A HUSBAND has criticised the new NHS 111 phone service after his wife was left for 14 hours awaiting medical help and ended up fighting for her life in intensive care.
Geoffrey Peace, 80, rang the phone service at 8am on March 31 when his wife Sheila fell ill, and was told that a doctor could be with him within four hours.
At 10pm that night a doctor finally turned up - calling an ambulance and rushing 78-year-old Sheila to Huddersfield Royal Infirmary, where she was put on dialysis suffering from kidney failure.
Mr Peace rang four times between his first call and the doctor’s arrival - only to be infuriated by an automated message telling him his call was in a queue.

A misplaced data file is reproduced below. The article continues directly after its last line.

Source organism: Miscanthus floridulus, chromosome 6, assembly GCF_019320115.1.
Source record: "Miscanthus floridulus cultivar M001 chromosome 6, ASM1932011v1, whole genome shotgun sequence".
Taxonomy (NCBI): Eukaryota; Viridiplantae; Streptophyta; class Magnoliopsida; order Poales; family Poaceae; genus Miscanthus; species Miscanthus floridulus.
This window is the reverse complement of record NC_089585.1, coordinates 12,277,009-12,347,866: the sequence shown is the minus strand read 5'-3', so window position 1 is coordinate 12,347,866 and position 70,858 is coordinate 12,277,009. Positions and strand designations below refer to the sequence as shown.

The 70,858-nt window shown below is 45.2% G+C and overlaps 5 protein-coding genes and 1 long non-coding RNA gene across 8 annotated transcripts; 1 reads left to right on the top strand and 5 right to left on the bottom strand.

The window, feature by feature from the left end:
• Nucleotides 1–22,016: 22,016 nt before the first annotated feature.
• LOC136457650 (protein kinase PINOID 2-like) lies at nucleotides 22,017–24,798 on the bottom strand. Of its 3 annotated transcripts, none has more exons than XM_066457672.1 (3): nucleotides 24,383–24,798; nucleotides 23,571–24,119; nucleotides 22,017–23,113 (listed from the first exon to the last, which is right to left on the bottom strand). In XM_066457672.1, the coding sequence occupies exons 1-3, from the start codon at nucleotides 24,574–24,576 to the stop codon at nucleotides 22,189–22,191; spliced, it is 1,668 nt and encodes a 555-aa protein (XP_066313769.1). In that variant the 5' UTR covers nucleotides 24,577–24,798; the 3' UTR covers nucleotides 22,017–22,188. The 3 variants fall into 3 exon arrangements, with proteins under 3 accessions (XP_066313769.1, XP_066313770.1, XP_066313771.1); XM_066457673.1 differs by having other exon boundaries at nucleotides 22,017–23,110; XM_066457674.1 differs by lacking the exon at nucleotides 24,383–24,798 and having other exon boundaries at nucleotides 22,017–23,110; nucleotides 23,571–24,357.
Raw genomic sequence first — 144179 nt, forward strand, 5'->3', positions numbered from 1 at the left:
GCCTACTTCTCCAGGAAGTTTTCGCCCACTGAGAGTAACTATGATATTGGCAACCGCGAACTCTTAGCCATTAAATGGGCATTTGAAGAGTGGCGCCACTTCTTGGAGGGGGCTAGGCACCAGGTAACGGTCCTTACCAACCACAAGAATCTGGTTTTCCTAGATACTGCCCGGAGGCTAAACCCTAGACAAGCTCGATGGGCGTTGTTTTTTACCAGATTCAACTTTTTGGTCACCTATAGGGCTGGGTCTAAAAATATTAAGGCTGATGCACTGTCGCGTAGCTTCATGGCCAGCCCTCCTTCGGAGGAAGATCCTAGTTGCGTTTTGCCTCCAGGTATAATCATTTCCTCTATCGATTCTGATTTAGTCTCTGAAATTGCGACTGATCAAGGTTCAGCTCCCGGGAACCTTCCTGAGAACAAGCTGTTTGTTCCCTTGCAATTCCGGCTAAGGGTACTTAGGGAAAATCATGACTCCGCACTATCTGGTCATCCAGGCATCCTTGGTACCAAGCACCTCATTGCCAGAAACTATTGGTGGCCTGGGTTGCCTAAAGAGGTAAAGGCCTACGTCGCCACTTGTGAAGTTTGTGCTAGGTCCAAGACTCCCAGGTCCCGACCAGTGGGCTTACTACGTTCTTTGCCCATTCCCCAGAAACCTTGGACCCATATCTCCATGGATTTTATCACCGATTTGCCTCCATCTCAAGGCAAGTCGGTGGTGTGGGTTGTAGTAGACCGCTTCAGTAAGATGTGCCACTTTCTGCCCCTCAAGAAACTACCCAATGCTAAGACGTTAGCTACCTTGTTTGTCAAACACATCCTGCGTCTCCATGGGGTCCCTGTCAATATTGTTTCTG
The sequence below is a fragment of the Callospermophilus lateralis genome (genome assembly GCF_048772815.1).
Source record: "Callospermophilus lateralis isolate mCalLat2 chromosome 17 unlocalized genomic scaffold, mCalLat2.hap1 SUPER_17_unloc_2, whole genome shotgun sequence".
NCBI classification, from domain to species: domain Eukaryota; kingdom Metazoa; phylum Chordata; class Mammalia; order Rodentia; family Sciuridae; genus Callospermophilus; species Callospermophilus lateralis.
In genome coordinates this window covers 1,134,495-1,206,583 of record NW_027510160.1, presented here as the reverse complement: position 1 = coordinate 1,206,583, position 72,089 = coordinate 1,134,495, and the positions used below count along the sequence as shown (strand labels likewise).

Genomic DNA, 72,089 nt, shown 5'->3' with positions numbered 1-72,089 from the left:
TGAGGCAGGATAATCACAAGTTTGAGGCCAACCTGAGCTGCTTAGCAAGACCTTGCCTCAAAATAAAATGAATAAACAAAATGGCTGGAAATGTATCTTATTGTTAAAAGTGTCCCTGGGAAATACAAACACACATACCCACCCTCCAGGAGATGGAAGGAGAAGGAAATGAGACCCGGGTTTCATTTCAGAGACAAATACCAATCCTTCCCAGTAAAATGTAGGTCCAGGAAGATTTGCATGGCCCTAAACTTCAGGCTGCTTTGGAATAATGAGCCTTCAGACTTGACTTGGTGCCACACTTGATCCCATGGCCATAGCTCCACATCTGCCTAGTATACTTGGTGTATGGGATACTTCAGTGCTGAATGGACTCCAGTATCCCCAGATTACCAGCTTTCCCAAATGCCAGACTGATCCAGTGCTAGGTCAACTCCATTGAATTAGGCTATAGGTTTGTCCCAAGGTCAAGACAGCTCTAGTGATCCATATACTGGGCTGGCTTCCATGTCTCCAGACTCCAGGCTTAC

The retired building inspector, of Holmfirth, said: “I was very worried about Sheila but every time I rang this new service it was a machine talking at you, you couldn’t say anything back.
“It told me I was in a queue of ten callers, so I wasn’t going to wait around because I could have been on the phone for hours.
“You put your trust in the medical profession, so you don’t want to argue against them but I think this new system is flawed.
“My wife was very ill when she got to hospital. When I went to see her I thought she was gone. It was heartbreaking.”
His wife, who suffers from diabetes, is improving but is still attached to drips.
Colne Valley Tory MP Jason McCartney, who has written to the NHS after receiving other complaints, said: “Patients deserve better and my constituents deserve better.”
A spokeswoman for Yorkshire Ambulance Service, which runs 111 in partnership with Local Care Direct, apologised and asked the family to contact them.